10. Don’t stress about it.

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Craig Childs

Craig is an editor and web developer who writes about happiness and motivation at Lifehack

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Last Updated on May 15, 2019

How to Tap Into the Power of Positivity

How to Tap Into the Power of Positivity

As it appears, the human mind is not capable of not thinking, at least on the subconscious level. Our mind is always occupied by thoughts, whether we want to or not, and they influence our every action.

“Happiness cannot come from without, it comes from within.” – Helen Keller

When we are still children, our thoughts seem to be purely positive. Have you ever been around a 4-year old who doesn’t like a painting he or she drew? I haven’t. Instead, I see glee, exciting and pride in children’s eyes. But as the years go by, we clutter our mind with doubts, fears and self-deprecating thoughts.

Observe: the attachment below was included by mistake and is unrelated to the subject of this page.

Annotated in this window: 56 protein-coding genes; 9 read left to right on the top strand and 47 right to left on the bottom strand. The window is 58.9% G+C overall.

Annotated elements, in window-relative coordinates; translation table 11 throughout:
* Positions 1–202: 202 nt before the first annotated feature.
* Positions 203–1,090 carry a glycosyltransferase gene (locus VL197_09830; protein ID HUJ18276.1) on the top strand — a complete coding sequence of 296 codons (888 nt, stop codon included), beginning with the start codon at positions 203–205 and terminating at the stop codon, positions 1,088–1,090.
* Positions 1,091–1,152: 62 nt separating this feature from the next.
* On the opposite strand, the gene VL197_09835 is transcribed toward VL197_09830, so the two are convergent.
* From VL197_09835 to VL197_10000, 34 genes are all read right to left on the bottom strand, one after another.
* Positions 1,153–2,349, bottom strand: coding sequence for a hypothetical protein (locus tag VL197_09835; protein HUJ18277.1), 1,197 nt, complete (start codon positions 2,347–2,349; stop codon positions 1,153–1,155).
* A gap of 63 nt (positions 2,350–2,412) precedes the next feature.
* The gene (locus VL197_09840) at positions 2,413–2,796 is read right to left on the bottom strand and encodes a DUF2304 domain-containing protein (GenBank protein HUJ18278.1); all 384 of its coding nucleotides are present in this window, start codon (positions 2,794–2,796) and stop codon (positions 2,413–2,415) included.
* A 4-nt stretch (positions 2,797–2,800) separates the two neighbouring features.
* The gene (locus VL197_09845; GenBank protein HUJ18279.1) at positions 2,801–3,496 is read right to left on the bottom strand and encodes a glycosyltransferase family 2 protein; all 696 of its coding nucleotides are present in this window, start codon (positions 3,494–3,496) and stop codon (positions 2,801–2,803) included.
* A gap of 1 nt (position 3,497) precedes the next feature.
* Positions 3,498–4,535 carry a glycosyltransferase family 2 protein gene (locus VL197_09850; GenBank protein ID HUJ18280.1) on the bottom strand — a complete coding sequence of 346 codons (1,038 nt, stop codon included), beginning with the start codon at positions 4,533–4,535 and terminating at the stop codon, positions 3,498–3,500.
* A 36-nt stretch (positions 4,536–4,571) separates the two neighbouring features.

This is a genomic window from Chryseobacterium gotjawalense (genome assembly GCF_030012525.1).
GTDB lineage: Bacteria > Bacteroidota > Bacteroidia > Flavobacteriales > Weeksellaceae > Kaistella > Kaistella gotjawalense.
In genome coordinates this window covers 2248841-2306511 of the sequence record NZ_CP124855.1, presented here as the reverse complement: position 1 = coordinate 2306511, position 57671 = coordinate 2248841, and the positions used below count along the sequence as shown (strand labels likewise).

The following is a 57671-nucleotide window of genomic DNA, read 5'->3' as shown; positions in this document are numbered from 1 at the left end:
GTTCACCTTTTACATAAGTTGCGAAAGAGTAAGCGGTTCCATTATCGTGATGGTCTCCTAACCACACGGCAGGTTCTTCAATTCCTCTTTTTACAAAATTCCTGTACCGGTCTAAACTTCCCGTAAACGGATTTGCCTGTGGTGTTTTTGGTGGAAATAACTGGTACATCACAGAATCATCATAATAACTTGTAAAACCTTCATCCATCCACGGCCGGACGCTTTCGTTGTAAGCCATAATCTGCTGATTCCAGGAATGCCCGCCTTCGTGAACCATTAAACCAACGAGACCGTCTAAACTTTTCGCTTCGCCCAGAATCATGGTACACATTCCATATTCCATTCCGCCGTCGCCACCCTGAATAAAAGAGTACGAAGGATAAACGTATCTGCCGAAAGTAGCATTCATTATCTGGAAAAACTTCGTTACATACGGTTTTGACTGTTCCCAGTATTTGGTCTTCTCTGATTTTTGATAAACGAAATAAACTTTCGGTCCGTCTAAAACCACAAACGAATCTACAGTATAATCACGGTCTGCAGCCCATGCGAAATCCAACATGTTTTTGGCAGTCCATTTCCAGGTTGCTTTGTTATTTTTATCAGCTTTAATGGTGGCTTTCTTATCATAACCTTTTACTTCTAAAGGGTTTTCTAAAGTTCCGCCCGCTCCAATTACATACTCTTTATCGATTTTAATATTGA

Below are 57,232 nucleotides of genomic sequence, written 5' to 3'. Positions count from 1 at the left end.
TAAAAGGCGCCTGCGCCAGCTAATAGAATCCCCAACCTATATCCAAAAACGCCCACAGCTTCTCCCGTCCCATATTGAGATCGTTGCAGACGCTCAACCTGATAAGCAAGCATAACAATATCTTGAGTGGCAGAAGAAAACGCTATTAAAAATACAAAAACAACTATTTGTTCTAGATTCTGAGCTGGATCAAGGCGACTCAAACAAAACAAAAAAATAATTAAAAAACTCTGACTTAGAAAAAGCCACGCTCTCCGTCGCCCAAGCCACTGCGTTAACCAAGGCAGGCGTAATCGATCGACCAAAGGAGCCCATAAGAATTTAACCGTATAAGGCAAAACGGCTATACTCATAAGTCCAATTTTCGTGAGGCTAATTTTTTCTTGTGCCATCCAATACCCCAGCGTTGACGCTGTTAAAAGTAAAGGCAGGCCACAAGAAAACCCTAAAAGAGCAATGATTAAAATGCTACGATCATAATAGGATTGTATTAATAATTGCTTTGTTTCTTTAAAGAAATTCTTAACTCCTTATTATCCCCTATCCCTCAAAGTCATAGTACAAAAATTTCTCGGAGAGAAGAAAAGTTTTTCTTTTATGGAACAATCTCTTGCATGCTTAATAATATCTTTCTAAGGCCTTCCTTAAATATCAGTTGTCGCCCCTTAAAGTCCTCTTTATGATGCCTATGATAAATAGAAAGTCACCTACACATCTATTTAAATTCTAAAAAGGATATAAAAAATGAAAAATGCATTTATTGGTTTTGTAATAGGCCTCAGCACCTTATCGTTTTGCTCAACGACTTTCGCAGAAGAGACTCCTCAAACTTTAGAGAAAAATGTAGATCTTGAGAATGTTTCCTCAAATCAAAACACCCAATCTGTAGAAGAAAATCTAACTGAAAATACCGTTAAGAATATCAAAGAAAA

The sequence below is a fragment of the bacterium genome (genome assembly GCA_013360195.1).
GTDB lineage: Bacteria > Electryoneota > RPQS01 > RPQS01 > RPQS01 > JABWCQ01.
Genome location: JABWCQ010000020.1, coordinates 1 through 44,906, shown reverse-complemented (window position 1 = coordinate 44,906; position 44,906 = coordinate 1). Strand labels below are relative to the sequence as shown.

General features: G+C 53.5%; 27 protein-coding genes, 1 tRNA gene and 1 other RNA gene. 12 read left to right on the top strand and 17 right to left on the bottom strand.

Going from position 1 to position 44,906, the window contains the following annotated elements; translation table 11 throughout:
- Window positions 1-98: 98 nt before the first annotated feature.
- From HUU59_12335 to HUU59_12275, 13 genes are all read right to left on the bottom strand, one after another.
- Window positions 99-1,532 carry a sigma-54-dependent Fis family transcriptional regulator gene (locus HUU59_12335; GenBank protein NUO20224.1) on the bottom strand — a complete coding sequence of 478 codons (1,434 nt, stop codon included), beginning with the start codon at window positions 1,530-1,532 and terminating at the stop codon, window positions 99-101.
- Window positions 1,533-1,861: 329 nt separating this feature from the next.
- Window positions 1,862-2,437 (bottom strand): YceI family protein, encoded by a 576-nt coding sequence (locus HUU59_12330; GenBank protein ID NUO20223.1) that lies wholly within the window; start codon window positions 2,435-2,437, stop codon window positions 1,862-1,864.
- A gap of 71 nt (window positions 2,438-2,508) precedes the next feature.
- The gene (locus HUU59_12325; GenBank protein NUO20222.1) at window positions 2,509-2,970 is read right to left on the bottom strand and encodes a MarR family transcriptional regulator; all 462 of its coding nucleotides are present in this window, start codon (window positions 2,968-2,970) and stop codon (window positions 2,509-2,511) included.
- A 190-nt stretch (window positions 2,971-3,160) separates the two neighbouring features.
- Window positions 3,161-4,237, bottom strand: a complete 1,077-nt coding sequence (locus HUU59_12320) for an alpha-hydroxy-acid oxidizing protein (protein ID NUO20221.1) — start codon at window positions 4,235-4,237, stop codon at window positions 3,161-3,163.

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Just imagine then how much we limit ourselves in every aspect of our lives if we give negative thoughts too much power! We’ll never go after that job we’ve always wanted because our nay-saying thoughts make us doubt our abilities. We’ll never ask that person we like out on a date because we always think we’re not good enough.

We’ll never risk quitting our job in order to pursue the life and the work of our dreams because we can’t get over our mental barrier that insists we’re too weak, too unimportant and too dumb. We’ll never lose those pounds that risk our health because we believe we’re not capable of pushing our limits. We’ll never be able to fully see our inner potential because we simply don’t dare to question the voices in our head.

But enough is enough! It’s time to stop these limiting beliefs and come to a place of sanity, love and excitement about life, work and ourselves.

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So…how exactly are we to achieve that?